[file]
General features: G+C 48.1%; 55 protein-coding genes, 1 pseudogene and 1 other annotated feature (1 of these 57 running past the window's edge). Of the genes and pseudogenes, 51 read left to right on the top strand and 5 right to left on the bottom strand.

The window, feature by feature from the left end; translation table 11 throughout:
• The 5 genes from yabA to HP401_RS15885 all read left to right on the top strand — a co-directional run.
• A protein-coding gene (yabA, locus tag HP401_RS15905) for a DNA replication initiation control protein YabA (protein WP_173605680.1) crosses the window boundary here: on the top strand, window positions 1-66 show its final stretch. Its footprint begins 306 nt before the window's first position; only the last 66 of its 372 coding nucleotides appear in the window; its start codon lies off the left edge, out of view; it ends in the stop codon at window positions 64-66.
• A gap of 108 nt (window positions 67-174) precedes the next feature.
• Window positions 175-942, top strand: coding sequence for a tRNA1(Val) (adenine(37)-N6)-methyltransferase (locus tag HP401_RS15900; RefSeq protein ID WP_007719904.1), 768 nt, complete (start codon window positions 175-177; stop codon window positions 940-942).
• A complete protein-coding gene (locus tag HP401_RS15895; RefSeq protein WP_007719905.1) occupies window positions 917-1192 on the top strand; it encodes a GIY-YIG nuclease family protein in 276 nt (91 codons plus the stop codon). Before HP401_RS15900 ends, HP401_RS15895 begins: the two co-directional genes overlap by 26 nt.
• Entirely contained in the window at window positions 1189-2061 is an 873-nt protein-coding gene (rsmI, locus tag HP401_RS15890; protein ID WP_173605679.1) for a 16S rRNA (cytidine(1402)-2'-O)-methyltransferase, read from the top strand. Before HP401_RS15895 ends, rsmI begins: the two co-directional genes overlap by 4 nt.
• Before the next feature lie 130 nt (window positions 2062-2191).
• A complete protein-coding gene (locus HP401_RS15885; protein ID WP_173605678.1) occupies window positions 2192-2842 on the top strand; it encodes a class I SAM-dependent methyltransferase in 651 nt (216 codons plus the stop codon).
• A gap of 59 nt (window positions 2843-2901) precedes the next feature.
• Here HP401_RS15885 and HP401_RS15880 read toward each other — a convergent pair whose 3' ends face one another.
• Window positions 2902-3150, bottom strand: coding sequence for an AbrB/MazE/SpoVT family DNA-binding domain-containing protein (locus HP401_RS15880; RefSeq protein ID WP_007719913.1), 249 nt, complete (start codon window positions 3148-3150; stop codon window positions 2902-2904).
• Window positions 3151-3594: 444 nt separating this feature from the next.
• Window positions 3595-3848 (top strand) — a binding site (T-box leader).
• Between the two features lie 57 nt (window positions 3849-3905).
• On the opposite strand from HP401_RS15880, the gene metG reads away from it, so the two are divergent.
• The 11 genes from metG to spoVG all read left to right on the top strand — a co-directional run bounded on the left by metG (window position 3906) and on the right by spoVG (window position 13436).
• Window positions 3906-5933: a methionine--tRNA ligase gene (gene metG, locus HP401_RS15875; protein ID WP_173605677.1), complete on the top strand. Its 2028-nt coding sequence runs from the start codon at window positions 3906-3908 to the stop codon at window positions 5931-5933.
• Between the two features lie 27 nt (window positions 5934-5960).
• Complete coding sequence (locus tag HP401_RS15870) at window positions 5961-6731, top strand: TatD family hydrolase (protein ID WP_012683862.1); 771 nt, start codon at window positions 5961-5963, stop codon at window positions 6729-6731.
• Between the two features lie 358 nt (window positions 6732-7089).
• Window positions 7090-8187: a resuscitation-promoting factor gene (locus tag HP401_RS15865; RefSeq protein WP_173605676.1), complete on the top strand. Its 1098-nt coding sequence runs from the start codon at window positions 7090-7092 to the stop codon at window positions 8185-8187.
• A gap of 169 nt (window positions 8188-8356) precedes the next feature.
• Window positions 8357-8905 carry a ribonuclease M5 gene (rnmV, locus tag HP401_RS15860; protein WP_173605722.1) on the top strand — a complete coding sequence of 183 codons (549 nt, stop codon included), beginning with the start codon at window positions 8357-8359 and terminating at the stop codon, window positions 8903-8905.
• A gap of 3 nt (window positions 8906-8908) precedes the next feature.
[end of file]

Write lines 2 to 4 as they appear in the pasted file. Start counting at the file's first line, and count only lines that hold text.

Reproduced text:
The window, feature by feature from the left end; translation table 11 throughout:
• The 5 genes from yabA to HP401_RS15885 all read left to right on the top strand — a co-directional run.
• A protein-coding gene (yabA, locus tag HP401_RS15905) for a DNA replication initiation control protein YabA (protein WP_173605680.1) crosses the window boundary here: on the top strand, window positions 1-66 show its final stretch. Its footprint begins 306 nt before the window's first position; only the last 66 of its 372 coding nucleotides appear in the window; its start codon lies off the left edge, out of view; it ends in the stop codon at window positions 64-66.